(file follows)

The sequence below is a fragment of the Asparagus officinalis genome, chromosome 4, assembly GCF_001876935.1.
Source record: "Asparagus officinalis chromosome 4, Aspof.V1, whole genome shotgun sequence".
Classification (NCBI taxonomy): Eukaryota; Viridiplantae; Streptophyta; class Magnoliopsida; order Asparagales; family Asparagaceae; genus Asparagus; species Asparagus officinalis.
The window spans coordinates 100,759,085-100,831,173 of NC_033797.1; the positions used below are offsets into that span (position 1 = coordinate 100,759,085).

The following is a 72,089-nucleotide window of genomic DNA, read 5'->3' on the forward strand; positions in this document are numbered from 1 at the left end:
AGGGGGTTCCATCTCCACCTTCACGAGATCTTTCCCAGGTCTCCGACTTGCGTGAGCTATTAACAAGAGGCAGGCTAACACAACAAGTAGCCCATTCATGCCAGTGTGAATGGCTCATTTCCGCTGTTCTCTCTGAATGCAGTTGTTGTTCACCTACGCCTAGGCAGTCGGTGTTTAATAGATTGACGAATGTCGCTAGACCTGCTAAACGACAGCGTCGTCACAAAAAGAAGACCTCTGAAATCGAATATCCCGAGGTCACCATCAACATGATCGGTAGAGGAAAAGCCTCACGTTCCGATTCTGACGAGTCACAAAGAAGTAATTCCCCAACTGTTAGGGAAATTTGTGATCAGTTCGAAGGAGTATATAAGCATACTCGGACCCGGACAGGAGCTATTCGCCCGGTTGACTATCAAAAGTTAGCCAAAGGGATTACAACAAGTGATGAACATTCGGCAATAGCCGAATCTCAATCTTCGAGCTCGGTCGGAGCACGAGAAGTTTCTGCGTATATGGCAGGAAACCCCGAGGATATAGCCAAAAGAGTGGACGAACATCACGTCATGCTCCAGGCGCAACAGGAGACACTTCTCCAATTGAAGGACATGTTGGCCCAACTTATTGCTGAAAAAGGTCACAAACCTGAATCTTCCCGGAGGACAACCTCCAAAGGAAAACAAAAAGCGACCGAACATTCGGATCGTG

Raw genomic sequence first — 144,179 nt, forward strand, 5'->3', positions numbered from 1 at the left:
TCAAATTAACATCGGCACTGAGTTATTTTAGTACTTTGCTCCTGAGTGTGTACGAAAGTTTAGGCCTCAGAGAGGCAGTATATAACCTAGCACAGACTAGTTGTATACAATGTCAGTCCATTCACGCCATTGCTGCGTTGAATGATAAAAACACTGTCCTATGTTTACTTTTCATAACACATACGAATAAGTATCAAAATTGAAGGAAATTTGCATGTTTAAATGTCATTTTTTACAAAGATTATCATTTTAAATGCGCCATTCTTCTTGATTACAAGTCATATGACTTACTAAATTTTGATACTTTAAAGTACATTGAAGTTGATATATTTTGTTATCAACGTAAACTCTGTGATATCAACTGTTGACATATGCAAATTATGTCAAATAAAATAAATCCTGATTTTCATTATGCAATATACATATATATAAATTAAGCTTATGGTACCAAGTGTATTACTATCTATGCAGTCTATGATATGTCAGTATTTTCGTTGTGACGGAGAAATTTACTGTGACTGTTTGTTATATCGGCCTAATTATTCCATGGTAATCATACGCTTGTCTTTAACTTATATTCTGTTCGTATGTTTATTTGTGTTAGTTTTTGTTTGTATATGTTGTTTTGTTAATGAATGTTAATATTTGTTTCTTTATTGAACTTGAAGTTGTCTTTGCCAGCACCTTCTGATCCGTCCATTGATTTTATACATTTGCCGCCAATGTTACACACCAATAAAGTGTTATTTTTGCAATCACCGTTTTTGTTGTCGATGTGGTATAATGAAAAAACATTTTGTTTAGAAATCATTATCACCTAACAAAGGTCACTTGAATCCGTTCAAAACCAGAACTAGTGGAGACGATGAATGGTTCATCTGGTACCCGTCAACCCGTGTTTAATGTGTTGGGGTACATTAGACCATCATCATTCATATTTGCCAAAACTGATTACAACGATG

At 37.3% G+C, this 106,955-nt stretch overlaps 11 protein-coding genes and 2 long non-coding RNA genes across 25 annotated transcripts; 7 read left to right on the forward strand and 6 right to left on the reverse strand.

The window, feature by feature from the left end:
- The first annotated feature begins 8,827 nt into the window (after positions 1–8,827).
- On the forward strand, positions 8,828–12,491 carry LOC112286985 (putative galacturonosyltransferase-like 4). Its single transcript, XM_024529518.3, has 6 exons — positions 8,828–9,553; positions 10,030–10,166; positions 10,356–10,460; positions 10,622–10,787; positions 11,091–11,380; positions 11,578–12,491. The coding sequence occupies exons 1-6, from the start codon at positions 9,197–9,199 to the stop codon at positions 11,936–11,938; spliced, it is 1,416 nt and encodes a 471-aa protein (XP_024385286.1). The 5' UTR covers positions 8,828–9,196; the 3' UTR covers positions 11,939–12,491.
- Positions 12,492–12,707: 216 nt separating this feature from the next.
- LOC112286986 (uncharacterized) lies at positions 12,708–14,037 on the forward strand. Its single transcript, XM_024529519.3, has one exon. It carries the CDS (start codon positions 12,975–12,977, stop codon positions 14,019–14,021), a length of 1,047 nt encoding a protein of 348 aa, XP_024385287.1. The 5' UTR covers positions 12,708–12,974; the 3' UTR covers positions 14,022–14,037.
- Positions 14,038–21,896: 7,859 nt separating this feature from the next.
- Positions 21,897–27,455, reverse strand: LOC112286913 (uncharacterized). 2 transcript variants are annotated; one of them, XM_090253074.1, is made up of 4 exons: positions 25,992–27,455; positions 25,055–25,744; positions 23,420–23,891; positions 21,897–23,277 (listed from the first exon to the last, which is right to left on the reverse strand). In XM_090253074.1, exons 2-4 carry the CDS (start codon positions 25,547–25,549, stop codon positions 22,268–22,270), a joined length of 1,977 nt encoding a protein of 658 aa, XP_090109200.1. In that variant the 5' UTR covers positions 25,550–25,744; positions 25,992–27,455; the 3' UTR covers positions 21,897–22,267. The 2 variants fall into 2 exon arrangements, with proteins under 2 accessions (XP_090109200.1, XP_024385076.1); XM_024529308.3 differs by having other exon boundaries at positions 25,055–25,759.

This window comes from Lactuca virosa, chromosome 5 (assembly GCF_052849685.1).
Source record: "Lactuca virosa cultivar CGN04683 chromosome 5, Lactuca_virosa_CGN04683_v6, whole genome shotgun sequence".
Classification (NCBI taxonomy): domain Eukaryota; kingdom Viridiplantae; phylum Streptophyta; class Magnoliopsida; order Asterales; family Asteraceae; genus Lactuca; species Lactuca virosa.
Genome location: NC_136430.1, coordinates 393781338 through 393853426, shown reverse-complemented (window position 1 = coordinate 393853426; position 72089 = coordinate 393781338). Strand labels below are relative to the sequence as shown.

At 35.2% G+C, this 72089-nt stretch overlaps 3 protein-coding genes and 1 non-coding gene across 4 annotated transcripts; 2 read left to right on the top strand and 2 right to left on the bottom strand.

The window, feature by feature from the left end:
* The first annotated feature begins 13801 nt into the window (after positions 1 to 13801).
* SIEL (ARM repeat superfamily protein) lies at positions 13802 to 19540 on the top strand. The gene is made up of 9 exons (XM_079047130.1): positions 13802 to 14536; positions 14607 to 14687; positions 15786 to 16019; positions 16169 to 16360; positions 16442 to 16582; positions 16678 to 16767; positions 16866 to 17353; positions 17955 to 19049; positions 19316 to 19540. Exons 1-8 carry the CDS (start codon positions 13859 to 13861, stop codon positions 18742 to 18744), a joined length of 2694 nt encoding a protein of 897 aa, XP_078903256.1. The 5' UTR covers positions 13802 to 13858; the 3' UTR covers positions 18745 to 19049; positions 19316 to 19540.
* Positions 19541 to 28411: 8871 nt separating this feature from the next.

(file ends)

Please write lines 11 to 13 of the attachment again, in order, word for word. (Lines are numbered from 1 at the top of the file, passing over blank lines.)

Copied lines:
- The first annotated feature begins 8,827 nt into the window (after positions 1–8,827).
- On the forward strand, positions 8,828–12,491 carry LOC112286985 (putative galacturonosyltransferase-like 4). Its single transcript, XM_024529518.3, has 6 exons — positions 8,828–9,553; positions 10,030–10,166; positions 10,356–10,460; positions 10,622–10,787; positions 11,091–11,380; positions 11,578–12,491. The coding sequence occupies exons 1-6, from the start codon at positions 9,197–9,199 to the stop codon at positions 11,936–11,938; spliced, it is 1,416 nt and encodes a 471-aa protein (XP_024385286.1). The 5' UTR covers positions 8,828–9,196; the 3' UTR covers positions 11,939–12,491.
- Positions 12,492–12,707: 216 nt separating this feature from the next.